Total pop domination can have fierce consequences. Elvis had been packed off to the army; the Beatles had received Ku Klux Klan death threats—the Bee Gees received the mother of all backlashes, taking the full brunt of the anti-disco movement. Radio stations announced “Bee Gee–free weekends”; a comedy record called “Meaningless Songs in Very High Voices” by the HeeBeeGeeBees became a UK radio hit. Their 1979 album Spirits Having Flown had sold sixteen million copies and spawned three number-one singles (“Too Much Heaven,” “Tragedy,” “Love You Inside Out”); the singles from 1981’s Living Eyes—“He’s a Liar” and the title track—reached thirty and forty-five on the chart respectively, and didn’t chart in Britain at all. Almost overnight, nobody played Bee Gees records on the radio, and pretty much nobody bought them. The biggest group in the world at the end of 1978 went into enforced retirement three years later. Could they rise again? Of course they could. Read More >>

Islands in the Stream

July 14, 2014 | by

The elephant in the discotheque: the Bee Gees.

Bee_Gees_1977

A 1977 publicity photo of the Bee Gees for a television special, “Billboard #1 Music Awards.” From top: Barry, Robin, and Maurice Gibb.

The Bee Gees’ dominance of the charts in the disco era was above and beyond Chic, Giorgio Moroder, even Donna Summer. Their sound track to Saturday Night Fever sold thirty million copies. They were responsible for writing and producing eight of 1978’s number ones, something only Lennon and McCartney in 1963/64 could rival—and John and Paul hadn’t been the producers, only the writers. Even given the task of writing a song called “Grease” (“Grease is the word, it’s got groove, it’s got a meaning,” they claimed, hoping no one would ask, “Come again?”), they came up with a classic. At one point in March they were behind five singles in the American Top 10. In 1978 they accounted for 2 percent of the entire record industry’s profits. The Bee Gees were a cultural phenomenon.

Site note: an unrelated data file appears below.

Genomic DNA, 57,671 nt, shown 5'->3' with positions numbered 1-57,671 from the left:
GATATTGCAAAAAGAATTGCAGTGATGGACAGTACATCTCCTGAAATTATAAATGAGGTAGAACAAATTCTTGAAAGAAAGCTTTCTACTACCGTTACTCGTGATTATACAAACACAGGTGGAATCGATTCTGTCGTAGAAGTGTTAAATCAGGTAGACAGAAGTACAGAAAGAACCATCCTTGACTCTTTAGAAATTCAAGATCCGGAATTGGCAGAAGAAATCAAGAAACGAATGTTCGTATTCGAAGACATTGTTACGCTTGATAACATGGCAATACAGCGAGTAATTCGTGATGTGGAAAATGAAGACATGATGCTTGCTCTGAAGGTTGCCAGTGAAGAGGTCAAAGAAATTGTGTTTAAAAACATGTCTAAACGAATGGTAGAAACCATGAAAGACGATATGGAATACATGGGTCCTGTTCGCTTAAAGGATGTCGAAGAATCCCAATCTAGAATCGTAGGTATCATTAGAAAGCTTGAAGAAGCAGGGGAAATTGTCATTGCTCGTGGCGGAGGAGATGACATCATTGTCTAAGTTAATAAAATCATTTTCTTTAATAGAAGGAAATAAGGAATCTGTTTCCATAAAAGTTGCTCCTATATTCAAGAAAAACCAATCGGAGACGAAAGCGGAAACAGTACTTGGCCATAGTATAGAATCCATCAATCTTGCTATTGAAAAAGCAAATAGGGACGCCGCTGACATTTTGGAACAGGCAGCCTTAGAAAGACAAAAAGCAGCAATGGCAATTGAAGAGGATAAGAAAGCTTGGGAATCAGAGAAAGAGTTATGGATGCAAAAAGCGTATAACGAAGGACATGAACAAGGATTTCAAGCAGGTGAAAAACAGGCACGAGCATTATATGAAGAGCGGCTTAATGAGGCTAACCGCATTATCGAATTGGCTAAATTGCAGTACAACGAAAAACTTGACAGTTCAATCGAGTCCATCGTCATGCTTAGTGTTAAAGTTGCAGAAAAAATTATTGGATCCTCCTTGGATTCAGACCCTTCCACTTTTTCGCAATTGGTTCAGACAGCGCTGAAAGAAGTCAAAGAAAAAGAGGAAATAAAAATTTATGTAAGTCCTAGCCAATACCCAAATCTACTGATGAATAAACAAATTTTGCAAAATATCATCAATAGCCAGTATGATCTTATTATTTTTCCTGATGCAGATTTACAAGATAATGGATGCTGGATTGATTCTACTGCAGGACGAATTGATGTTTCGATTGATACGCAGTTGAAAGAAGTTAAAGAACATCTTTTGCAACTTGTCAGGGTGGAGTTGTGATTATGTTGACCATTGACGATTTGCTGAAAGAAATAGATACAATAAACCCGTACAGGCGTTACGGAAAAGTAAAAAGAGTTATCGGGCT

Three siblings from an isolated, slightly sinister island off the coast of northwest England, already in their late twenties by the time the Fever struck—how the hell did they manage this? Pinups in the late sixties, makers of the occasional keening ballad hit in the early seventies, the Bee Gees had no real contact with the zeitgeist until, inexplicably, they had hits like “Nights on Broadway,” “Stayin’ Alive,” “Night Fever,” and the zeitgeist suddenly seemed to emanate from them. This happened because they were blending white soul, R&B, and dance music in a way that suited pretty much every club, every radio station, every American citizen in 1978. They melded black and white influences into a more satisfying whole than anyone since Elvis. Simply, they were defining pop culture in 1978.

Like ABBA, there is a well of melancholic emotion, even paranoia, in the Bee Gees’ music. Take “How Deep Is Your Love” (no. 1, ’77), with its warm bath of Fender Rhodes keyboards and echoed harmonies that camouflage the cries of the lyric: “We’re living in a world of fools, breaking us down, when they all should let us be … How deep is your love? I really need to learn.” Or “Words,” with its romantic but strangely seclusionist “This world has lost its glory. Let’s start a brand-new story now, my love.” Or “Night Fever,” their ’78 number one, with its super-mellow groove and air-pumped strings masking the high anxiety of Barry Gibb’s vocal; the second verse is indecipherable, nothing but a piercing wail with the odd phrase—“I can’t hide!”—peeking through the cracks. It is an extraordinary record.

Total pop domination can have fierce consequences. Elvis had been packed off to the army; the Beatles had received Ku Klux Klan death threats—the Bee Gees received the mother of all backlashes, taking the full brunt of the anti-disco movement. Radio stations announced “Bee Gee–free weekends”; a comedy record called “Meaningless Songs in Very High Voices” by the HeeBeeGeeBees became a UK radio hit. Their 1979 album Spirits Having Flown had sold sixteen million copies and spawned three number-one singles (“Too Much Heaven,” “Tragedy,” “Love You Inside Out”); the singles from 1981’s Living Eyes—“He’s a Liar” and the title track—reached thirty and forty-five on the chart respectively, and didn’t chart in Britain at all. Almost overnight, nobody played Bee Gees records on the radio, and pretty much nobody bought them. The biggest group in the world at the end of 1978 went into enforced retirement three years later. Could they rise again? Of course they could. Read More »